Of course, I fully agree that in the vast majority of cases, when the wife has a conscientious objection, the husband should listen and take this into consideration. That’s wise leadership. If the husband commands his wife against her conscience, he will bear the blame if there is any sin. God will hold him responsible. So it’s a very serious matter. But I would definitely not say he should never require the wife to go against her conscience. God made the husband, not the wife’s conscience, the leader of the home.

— Lindsay Harold, Via Lori Alexander on The Transformed Wife, Does a Wife’s Conscience Trump Her Husband’s Conscience? February 1, 2022

When I told Polly about Alexander’s post, she became angry, said nothing, and flipped me off. Message received. 🙂 Harold speaks of the ” tyranny of the wife’s conscience,” yet fails to mention the tyranny of the husband’s conscience.” Why is that?

Jodi Heckert Pledged to Protect His Daughter’s Virginity, Now in Prison For Child Molestation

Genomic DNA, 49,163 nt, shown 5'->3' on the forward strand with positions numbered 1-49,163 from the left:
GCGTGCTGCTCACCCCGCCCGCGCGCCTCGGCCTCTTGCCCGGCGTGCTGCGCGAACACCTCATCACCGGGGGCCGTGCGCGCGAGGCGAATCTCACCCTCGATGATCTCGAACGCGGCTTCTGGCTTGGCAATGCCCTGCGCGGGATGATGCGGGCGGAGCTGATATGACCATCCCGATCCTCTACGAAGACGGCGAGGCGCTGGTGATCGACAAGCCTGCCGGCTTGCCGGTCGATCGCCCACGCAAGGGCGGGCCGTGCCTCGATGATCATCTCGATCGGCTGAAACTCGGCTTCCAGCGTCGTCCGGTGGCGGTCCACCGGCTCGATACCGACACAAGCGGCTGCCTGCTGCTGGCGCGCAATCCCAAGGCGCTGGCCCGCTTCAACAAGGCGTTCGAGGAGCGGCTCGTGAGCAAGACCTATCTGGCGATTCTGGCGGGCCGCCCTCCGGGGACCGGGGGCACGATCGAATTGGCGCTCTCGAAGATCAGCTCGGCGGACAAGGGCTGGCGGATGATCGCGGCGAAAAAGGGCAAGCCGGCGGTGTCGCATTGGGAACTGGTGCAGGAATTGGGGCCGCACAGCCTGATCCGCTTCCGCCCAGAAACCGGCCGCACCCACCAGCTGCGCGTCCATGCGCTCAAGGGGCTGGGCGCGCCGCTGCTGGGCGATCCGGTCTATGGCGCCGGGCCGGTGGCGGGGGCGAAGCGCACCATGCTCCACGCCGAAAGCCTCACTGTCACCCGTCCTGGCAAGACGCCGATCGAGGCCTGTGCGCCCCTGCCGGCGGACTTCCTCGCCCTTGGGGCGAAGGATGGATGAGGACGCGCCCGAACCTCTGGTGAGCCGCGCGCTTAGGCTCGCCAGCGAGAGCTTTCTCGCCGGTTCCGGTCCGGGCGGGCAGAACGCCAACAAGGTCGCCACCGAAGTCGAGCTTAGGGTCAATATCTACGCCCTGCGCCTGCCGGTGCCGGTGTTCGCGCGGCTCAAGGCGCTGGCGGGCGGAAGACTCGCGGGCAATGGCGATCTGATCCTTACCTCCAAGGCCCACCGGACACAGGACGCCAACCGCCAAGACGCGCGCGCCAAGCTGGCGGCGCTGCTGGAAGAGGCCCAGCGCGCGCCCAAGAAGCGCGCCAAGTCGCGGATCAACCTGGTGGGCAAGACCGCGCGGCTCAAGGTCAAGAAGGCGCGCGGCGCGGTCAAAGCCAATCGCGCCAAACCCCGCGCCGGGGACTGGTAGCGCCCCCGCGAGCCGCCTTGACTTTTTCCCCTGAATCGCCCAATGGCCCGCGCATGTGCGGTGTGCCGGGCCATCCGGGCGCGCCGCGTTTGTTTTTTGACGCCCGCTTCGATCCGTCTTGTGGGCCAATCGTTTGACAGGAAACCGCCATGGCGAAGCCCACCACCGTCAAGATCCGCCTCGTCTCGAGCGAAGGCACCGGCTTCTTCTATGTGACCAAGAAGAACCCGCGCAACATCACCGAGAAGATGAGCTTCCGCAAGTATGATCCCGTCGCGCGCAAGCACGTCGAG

jodi heckert and daughter
Photo by David Magnusson

Jodi Heckert and his daughter appeared in a June 14, 2014, Slate Magazine article titled “Striking Portraits of Fathers and the Daughters Whose Virginity They’ve Pledged to Protect.” (While Heckert’s daughter is now an adult, I have decided to not publish her name.) The story features the photography of David Magnusson. As a photographer, I found Magnusson’s work to be stunning (and creepily disturbing), but I do wonder, based on several of his quotes in the article, if Magnusson really understands the American purity culture. For those of us who were once a part of the patriarchy movement, David Magnusson’s photographs are reminders of the many girls who are smothered by their God-fearing, hymen-worshiping “protective” fathers. Heckert, pictured above with his 13-year-old daughter, is one such father. In August of 2015, Heckert was found guilty of attempted child molestation and sentenced to ten years in prison.